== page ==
Bank Content Marketers, a few of you are doing it right. You’ve got useful content that intrigues, makes people laugh and pushes them to dive deeper into your bank’s products and services. That’s fantastic!
But what about the rest of you? You’re giving us CD rates and telling us about IRAs in a way that only a banker could love. All your marketing collateral is in banker-ese that the average layperson like myself, doesn’t understand.
You’ve got to change your game before you lose my interest.
Being a Bank Content Marketer on either side of the pond isn’t easy. Sometimes, and you don’t have to admit it, the subject of finances doesn’t make you jump for joy. How can you make Financial Content exciting?
Good Content Marketing pieces should be at least one of the following:
But NONE of it should be about actively trying to sell your products or services. Content Marketing works best at the very beginning of the sales funnel. At this phase, your potential customers don’t need to know the details about the Octopus Portfolio. What they need is basic information about how you can solve their financial questions.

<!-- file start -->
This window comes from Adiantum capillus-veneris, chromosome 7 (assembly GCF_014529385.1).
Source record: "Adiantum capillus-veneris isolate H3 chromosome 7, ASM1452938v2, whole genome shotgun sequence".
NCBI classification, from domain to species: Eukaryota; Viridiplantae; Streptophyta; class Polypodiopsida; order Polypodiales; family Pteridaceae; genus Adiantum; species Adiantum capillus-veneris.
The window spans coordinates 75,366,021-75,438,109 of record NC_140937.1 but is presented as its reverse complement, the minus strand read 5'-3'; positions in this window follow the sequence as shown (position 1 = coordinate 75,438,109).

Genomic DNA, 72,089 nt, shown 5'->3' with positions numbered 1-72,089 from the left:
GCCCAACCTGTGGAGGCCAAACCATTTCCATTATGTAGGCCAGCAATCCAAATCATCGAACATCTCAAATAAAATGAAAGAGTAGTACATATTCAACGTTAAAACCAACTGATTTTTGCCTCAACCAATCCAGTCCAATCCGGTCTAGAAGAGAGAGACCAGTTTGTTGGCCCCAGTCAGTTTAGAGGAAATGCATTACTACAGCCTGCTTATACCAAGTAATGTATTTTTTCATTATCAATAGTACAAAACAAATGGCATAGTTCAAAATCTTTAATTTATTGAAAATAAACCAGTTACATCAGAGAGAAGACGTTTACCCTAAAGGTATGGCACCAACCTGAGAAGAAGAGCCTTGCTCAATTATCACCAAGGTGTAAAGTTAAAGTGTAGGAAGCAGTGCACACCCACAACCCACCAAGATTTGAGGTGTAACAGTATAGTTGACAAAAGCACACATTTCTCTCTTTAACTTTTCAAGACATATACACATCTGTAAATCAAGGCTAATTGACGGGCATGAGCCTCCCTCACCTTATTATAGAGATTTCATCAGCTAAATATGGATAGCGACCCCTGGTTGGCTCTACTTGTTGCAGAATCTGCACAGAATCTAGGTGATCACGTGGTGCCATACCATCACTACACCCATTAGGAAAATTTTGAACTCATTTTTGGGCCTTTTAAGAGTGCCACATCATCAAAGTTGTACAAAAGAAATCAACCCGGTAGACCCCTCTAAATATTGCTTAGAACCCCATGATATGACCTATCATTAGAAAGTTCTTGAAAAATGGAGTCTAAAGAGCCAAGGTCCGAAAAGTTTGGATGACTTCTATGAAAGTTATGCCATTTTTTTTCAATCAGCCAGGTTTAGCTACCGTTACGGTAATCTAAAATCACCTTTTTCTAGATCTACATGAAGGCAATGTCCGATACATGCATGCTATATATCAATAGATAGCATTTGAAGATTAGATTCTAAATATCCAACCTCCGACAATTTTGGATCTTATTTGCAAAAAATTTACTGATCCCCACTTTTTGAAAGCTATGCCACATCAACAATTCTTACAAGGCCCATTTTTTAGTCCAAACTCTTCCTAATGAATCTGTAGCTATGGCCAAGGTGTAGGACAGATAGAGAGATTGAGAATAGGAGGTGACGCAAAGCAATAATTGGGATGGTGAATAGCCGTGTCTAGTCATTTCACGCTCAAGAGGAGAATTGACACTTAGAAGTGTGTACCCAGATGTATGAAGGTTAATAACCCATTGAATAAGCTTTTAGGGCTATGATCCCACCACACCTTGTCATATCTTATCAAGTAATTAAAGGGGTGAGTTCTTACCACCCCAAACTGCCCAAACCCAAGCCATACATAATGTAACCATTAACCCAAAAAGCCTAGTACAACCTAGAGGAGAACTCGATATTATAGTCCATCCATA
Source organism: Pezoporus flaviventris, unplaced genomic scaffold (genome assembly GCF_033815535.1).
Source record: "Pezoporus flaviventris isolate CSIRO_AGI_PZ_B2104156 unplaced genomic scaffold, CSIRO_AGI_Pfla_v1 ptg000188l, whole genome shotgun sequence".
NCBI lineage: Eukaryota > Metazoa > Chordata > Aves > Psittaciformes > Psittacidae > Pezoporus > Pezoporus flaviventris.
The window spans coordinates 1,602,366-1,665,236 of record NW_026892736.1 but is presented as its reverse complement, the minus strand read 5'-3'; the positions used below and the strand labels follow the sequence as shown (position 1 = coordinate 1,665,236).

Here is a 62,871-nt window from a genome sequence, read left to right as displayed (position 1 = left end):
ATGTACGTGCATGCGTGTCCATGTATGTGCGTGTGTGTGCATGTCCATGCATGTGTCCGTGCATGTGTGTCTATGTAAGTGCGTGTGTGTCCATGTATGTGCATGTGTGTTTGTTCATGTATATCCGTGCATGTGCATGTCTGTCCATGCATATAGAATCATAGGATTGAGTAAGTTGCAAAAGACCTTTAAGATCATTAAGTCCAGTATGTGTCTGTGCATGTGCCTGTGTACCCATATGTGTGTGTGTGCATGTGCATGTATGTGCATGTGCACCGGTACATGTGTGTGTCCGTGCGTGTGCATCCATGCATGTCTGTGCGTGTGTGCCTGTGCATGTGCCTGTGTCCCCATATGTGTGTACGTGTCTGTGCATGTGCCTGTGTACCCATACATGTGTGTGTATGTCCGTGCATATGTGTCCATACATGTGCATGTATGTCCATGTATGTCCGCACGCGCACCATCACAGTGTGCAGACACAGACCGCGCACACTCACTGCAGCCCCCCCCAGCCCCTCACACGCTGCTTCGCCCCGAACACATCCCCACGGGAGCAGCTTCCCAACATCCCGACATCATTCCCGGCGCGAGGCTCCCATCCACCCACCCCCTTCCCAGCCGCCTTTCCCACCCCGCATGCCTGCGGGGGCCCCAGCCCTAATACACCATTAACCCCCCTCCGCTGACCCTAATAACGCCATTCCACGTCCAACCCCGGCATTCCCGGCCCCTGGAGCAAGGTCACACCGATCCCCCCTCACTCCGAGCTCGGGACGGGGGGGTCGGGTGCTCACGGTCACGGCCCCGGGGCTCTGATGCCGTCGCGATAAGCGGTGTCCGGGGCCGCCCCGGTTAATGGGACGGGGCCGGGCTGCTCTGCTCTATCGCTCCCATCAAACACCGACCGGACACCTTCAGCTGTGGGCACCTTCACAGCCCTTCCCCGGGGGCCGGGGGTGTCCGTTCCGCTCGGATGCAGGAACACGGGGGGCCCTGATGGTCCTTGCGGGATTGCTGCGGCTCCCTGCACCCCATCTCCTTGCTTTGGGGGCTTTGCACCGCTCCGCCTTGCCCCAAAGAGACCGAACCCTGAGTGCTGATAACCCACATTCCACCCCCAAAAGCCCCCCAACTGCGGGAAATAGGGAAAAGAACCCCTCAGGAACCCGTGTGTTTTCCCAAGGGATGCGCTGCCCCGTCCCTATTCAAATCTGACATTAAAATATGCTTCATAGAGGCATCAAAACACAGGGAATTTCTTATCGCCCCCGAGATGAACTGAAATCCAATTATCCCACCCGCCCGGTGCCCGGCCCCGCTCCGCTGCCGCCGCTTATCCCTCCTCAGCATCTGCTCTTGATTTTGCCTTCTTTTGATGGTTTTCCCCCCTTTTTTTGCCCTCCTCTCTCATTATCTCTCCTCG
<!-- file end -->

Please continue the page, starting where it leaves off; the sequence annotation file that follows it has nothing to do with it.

Where do your more-targeted marketing pieces fit in? Let’s take a step back and look at a very basic sales funnel.
- Top of funnel – Awareness and education. This is where Content Marketer need to educate, inform, and talk about solutions that are not directly related to specific products.
- Middle of funnel – Evaluation phase. Here is where you give your facts, give comparisons, and offer more tailored solutions to fit your prospect’s needs. Traditional marketers work best here.
- Bottom of funnel – Purchasing phase. Your prospects are on the cusp of purchasing products. This is generally the phase where the sales person gets involved.
Banks are really good at providing ‘middle of funnel’ content. They’re great at the crunchy numbers and broadcasting information, but there’s not as much ‘top of funnel’ activity that captures the imagination of prospects.
To get into that ‘top of funnel’ mindset, think about the process that you went through to choose your bank. What could the bank have provided to you, what information would have been great to have on hand that would have tipped you in their direction? That is what you need to create.